People who know me will tell you I'm
During these idle moments I came across a photo of my old primary school in Aberdeen. It’s fair to say my time at Ashley Road Primary School in Aberdeen was not entirely happy. In fact, it was downright miserable. After my parents separated at the end of 1969 I moved from Cumbernauld outside Glasgow to Aberdeen where my mother's family resided. As 1970 began, I was the new kid in class. And not at the beginning of term. In the middle of winter. Moreover, being from Cumbernauld I was out of sync with the rest of my new classmates. Although I had visited Aberdeen to see my grandparents when I was in Cumbernauld and understood some of the local dialect, I struggled at times to understand what my new classmates were saying to me. And this, at the age of seven and three quarters, was already marking me out to be different.
Don’t get me wrong. I wasn’t without friends at Ashley Road Primary School. One of whom grew up to become one of Scotland’s finest artists while another was particularly good at football and would become a professional player for Airdrieonians and Montrose. Indeed, it was as a Montrose player that Innes McDonald laid on a goal that helped Montrose knock Hearts out of the League Cup at Tynecastle in 1986. However, I digress. My best pal was a lad called Ian. We seemed to hit it off right away but we seemed to drift apart in the final year of primary school in 1974.
Ashley Road was one of those older primary schools. When I first went there in the winter of 1969, the toilet was outside. Well, I say toilet - it consisted of a wall and a drain. And it smelled. As you may have gathered, I was not particularly happy there. Initially I kept thinking about my old pals at Seafar Primary in Cumbernauld and the gradual realisation I would never see them again. When I came to accept that, I resented some of my classmates at Ashley Road, particularly those whose trust and friendship I never stood a chance of gaining. This was reflected in the games of football we played in the playground during lunchtime. I was invariably placed in the so-called weaker team and inevitably in defence. Not for me the glory of scoring the winning goal and taking off my school jersey and running aimlessly around the playground. I did get to take the odd penalty kick and on one occasion, the accuracy of my well-placed right foot shot smashed a window of the school art hut. Such things stick in the memory.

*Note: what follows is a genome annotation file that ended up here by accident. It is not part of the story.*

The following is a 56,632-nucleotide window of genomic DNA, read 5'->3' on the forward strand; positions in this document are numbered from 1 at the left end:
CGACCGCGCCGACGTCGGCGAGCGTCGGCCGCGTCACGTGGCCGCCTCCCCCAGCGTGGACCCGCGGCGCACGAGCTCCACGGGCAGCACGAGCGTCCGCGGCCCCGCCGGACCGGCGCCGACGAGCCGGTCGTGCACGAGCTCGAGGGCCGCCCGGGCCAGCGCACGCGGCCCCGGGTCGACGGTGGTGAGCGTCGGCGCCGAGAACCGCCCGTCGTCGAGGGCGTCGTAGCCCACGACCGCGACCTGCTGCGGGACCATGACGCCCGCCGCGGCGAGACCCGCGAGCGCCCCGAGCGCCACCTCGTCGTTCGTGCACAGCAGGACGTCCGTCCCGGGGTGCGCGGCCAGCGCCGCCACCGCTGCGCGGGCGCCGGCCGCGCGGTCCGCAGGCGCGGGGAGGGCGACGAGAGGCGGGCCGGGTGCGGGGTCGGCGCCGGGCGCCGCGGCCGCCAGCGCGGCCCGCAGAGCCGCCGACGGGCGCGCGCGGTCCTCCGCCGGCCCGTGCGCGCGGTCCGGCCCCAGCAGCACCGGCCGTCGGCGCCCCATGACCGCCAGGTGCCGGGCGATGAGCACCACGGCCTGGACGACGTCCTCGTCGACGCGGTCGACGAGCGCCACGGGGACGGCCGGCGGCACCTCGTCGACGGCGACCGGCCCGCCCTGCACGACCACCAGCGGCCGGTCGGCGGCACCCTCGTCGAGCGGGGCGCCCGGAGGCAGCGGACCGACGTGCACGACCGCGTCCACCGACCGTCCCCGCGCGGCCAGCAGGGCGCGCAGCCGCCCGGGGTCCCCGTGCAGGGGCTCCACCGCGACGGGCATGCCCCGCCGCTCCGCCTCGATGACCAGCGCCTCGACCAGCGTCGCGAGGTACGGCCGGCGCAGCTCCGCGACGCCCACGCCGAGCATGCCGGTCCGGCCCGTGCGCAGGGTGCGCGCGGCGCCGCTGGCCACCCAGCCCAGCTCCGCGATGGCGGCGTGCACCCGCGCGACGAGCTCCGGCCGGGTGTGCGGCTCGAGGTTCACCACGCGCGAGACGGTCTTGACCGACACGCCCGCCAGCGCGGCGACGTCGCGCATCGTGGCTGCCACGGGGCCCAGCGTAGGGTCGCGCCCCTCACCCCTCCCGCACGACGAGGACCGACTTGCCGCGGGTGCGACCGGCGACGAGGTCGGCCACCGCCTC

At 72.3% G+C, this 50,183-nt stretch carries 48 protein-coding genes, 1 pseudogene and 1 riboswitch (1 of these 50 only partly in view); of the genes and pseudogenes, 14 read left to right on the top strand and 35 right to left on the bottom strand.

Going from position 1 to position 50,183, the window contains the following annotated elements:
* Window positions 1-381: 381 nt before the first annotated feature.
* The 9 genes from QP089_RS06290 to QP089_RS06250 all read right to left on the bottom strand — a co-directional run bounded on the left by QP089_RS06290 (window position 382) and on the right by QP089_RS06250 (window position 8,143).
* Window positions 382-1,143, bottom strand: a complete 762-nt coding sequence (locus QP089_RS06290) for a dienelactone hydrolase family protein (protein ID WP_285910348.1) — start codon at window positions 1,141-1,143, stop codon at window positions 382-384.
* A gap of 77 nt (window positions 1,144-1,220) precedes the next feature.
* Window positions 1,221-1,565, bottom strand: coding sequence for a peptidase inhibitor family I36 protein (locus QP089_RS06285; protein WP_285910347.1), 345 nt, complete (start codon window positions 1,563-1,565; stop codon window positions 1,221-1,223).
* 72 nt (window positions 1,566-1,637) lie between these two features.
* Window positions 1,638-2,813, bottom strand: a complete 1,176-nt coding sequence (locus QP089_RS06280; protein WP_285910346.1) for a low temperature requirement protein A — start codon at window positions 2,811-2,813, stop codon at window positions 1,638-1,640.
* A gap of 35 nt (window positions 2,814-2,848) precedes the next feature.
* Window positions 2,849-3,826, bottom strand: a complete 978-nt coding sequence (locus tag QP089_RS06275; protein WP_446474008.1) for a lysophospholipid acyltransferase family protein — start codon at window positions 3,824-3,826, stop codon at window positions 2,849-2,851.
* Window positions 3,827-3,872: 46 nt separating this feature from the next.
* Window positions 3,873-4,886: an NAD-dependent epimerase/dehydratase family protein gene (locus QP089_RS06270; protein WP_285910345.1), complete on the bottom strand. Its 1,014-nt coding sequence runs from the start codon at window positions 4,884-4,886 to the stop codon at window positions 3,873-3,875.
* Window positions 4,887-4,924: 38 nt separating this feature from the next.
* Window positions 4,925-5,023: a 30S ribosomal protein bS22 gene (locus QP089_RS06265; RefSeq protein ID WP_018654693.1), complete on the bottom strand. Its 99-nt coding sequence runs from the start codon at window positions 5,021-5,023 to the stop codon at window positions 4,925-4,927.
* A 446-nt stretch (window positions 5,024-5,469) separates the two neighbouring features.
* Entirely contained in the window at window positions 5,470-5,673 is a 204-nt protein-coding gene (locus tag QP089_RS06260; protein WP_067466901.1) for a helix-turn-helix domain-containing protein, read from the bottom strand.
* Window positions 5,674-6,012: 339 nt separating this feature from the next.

The one thing that sticks like no other in the memory - and still haunts me and, I suspect, many other pupils of Ashley Road in the early 1970s - was the quite horrid school dinners. I have no idea what went into those meals - and I don’t really want to know - but they were quite disgusting. So bad, they made many of us physically sick. One of the teachers - an old battle axe called Mrs Cumming - was on school meals duty. She didn’t so much rule with a rod of iron as metaphorically beat us around the head with it. She would not allow any pupil to leave without finishing their meal - no matter how disgusting it was. Quite what the council’s catering department did nearly forty years ago is up for debate but the explanation that they ‘steamed’ the food wasn’t acceptable then and still isn’t years later. It got to the ridiculous stage where some of us were smuggling food out of the dining hut in handkerchiefs - especially the potatoes that were particularly disgusting. Even those that didn’t have bits of what seemed to me like dead flies in them. After weeks of hell, I was pleading with my mother not to send me back to the dreaded school dinner hut. The fact I was throwing up one night told its own story. My mother took time off work the following day and marched to the school to lock horns with the Head Teacher. Whatever mother said it worked. Mrs Cumming was removed from her dining hut duties and the school meals gradually began to improve. My mum became a heroine to those kids who had suffered. However, I suspect I'm not the only one for whom the mental scars remain - to this day I can't abide even the sight of rhubarb...
Forty years later I'm glad to report my grandson Jack, in his first year at primary school in Dalkeith in the heart of Midlothian, enjoys wholesome nutritional school meals - and he loves it. Changed days indeed as John Lennon once said.
Now, do you see the perils of having too much time on your hands? This time next week, I'll be back at the coalface, cursing the incessant ringing of the telephone and the huge pile of work that sadly remained on my desk over the Christmas and New Year period and will need urgent attention.
Like I said, I'm not one to complain...